Both statements share the same information. But the tone of the first is more formal. Observe the unfinished sentence, slang, and emoticon in the informal example.
Writing a Formal Email
While an informal email can frequently be sent promptly, writing a formal email typically takes a bit more time and can be thought. Vigilant consideration needs to be given to every email element.
Keeping that in mind, let’s take a closer look at basic elements of a formal email:
The first thing, any reader reads in their inbox is the subject line. If the subject line is misleading or improper, your emails may not be opened, or considered unimportant. But be careful of making your subject line too long.
Example of a formal email subject line is:
Required Student Meeting: December 7th, 10:30 a.m.
Judge against the formal subject line with this informal email subject line:
Note that the first subject line is properly informative and complete. The informal subject line just barely touches on the topic which was sent to someone you know well.
The salutation straightforwardly addresses the person you’re sending the email to. It’s always used specifically informal email messages but sometimes skipped in informal messages. Here are some examples of formal salutations:
If you’re sending the email to a group, it’s easier to address the entire group rather than every individual here’s an example:
If you know the person’s name you want to send the email too, it’s better to use their name along with any title the person has. Here’s a sample formal salutation for an individual:
Dear Professor Josh,
In case if you don’t know the name of the person you’re trying to contact, you should make every effort to discover that information. As a final resort, it’s okay (but less effective) to address the email to the title of the person you hope to contact. Here’s an example of a formal salutation not including any name:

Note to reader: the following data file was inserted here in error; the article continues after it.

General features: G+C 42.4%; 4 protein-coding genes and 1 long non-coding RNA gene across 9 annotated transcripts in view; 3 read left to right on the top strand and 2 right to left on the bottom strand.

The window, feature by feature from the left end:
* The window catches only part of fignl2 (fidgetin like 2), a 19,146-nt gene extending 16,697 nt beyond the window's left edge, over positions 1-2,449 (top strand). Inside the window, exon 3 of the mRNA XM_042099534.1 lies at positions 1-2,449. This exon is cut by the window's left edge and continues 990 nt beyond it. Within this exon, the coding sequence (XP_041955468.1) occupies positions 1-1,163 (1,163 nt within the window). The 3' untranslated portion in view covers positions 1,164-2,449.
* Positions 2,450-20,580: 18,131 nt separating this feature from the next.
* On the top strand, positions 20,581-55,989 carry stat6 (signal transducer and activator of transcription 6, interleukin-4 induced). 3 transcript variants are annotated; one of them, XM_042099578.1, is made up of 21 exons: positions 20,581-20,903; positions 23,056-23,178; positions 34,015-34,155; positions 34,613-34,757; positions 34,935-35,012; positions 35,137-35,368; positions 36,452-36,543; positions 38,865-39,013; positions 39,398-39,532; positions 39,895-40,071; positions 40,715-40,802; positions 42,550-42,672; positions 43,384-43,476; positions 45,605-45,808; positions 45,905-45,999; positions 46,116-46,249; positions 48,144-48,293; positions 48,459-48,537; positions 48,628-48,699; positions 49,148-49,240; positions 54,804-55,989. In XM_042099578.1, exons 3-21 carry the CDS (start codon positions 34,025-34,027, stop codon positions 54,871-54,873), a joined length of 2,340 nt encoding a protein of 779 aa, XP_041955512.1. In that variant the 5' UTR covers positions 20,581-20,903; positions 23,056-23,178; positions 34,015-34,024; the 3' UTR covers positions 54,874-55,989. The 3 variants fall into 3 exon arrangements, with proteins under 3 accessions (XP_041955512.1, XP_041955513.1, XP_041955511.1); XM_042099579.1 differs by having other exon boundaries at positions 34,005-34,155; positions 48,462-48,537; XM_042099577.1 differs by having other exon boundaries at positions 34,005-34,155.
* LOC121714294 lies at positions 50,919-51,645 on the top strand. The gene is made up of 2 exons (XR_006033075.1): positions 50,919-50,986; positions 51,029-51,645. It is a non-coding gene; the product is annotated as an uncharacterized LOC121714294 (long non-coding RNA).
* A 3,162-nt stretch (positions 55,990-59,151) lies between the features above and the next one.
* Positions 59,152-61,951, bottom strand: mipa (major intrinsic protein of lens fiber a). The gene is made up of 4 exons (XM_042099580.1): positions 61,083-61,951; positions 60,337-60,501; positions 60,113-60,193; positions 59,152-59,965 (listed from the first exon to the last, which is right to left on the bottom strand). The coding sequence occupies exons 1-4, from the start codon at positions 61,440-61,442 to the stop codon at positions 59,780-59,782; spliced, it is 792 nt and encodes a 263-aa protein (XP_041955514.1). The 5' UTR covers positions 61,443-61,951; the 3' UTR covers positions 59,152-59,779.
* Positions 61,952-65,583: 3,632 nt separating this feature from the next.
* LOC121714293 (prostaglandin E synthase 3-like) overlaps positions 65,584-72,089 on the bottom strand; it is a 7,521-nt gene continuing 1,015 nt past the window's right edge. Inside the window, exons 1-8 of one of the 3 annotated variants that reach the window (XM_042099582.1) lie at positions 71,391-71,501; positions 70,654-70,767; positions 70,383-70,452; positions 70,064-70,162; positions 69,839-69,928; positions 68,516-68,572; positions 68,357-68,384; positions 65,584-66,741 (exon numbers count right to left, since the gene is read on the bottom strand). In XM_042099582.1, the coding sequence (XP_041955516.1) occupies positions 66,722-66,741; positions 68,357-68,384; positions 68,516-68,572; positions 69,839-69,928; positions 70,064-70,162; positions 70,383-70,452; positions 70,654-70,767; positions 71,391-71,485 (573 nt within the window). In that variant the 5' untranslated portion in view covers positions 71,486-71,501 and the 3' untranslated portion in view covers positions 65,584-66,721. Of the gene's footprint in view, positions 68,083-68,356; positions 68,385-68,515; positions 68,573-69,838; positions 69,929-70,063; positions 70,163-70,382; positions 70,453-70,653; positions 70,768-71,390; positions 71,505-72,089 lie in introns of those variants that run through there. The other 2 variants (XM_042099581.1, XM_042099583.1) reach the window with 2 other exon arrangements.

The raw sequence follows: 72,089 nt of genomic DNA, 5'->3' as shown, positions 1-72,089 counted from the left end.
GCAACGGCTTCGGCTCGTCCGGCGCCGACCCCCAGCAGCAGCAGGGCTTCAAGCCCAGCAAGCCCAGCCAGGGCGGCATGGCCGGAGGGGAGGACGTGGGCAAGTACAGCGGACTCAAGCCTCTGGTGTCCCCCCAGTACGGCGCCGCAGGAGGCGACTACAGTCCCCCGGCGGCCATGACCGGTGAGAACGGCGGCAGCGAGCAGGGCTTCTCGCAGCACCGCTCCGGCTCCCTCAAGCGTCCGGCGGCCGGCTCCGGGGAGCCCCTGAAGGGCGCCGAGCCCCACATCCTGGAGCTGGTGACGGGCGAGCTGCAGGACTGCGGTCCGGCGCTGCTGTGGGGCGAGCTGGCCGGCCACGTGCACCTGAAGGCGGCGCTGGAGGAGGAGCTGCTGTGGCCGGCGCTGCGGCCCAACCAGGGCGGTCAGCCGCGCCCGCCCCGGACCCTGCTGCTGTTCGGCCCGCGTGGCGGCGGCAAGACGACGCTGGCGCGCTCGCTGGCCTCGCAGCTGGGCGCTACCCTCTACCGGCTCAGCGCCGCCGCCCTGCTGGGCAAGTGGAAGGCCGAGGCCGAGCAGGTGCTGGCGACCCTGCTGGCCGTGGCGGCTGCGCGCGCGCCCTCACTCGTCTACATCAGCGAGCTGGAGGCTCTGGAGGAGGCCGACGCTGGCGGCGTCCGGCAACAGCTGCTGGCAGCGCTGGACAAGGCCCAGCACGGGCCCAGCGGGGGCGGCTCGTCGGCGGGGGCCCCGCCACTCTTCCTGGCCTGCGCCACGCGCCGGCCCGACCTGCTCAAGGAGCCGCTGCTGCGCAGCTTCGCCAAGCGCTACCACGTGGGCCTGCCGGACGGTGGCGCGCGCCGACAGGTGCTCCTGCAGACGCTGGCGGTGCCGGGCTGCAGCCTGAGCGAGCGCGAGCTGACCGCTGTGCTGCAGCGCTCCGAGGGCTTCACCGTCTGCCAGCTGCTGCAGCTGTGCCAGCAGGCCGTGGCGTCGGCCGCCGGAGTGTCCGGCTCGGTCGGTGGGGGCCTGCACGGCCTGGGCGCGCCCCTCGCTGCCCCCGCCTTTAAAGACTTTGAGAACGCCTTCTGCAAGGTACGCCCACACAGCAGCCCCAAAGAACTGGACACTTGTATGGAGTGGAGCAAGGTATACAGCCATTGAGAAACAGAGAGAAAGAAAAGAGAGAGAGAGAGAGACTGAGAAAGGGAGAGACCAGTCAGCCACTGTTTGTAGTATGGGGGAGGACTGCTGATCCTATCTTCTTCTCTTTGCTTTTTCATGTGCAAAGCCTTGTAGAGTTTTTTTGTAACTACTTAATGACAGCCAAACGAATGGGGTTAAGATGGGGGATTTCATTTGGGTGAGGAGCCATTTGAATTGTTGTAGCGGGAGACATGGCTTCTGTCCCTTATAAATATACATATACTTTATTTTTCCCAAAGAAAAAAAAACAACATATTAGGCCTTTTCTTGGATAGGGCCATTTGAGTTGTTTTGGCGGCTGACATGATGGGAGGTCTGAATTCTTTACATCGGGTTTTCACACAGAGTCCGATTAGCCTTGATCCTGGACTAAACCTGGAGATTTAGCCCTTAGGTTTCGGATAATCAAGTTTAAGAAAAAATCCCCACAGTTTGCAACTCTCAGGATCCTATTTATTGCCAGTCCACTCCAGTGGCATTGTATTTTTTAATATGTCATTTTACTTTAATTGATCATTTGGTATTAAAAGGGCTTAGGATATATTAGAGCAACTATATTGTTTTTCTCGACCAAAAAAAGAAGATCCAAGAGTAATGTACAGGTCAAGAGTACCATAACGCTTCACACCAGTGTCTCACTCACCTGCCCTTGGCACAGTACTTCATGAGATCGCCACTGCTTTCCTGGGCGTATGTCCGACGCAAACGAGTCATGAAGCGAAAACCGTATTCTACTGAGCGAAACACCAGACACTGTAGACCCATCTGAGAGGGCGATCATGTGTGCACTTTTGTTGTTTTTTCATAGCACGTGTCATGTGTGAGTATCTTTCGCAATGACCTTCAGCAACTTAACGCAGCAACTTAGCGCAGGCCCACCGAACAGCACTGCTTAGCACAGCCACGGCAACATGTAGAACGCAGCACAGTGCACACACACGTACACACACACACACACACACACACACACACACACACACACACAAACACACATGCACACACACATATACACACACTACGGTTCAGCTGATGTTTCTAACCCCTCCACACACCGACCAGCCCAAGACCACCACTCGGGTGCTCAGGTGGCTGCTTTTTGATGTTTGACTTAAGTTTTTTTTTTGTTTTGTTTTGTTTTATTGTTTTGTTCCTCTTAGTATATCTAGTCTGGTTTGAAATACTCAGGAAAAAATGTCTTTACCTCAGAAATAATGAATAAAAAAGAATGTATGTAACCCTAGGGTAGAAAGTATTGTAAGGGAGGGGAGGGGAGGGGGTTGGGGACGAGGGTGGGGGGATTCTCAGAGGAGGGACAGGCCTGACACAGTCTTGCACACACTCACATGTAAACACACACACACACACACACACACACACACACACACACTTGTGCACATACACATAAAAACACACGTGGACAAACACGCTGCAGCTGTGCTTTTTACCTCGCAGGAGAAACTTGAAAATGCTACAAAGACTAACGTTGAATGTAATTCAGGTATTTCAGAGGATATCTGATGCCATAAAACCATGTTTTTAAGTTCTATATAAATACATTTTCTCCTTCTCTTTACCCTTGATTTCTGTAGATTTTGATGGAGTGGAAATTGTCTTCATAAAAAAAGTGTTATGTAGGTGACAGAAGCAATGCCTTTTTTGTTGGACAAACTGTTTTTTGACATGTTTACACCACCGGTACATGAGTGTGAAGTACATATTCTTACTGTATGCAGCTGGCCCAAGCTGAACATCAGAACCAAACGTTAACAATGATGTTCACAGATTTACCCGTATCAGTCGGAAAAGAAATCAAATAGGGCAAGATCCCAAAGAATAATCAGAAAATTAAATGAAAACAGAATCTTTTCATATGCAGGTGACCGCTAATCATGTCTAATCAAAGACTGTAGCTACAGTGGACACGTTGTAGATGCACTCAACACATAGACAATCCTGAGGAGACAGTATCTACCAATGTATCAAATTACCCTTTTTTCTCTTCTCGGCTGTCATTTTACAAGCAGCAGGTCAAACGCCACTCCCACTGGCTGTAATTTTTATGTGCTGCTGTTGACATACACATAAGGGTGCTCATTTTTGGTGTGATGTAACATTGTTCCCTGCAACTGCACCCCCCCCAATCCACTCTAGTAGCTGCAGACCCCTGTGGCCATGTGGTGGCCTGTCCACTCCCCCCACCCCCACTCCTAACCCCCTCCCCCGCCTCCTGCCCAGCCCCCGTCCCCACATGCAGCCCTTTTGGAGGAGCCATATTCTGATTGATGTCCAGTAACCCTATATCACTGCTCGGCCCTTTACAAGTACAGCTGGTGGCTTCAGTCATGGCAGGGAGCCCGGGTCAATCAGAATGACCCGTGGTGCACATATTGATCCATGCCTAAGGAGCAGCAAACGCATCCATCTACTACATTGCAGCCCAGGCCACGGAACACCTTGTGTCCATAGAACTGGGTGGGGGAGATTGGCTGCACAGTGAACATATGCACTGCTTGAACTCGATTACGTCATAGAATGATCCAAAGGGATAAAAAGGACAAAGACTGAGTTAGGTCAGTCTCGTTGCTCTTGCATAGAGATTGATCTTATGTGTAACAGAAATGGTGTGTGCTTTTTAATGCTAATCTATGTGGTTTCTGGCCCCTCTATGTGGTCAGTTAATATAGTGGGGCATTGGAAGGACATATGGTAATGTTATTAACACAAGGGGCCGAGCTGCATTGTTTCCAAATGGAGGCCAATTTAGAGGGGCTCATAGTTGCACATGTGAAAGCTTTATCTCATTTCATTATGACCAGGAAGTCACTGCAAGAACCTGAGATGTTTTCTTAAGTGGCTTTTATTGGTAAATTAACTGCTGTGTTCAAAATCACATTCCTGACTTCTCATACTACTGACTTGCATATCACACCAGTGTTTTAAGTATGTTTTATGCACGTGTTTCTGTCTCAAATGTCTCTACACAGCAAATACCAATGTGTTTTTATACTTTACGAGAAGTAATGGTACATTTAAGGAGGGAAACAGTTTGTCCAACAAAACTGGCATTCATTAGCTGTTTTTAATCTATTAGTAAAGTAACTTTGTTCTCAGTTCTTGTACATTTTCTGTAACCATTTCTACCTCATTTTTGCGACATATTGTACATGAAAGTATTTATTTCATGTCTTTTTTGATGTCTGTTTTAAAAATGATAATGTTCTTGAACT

Dear Admin In charge,
In rare situations when you don’t know a person’s name or title, it’s okay to use this salute:
To whom it may concern,
The opening of a formal email sometimes requires the sender to introduce themselves. In contrast, informal emails which are sent to someone you know, the introduction isn’t needed.
Below is an example of an opening in a formal email:
My name is Laura Smith. I am the Human recourse Office of XYZ Company. This message is for new employees
The body of a formal email normally elaborates the purpose of the email. The body consists of detailed information, so it’s important to write clearly and concisely in a formal email. Remember your reader may not be familiar with you or with your topic. You wouldn’t like your email recipient to misunderstand any important point.
Make sure you use a punctuation checker like Grammarlookup.com to improve your overall text.
How you end a formal email is similarly important, because the email closing is the last thing your recipient looks at, your email closing may leave a lasting impression. A good formal email closing furthermore reminds the reader who you are since it should include your full name, contact information, and title (if appropriate).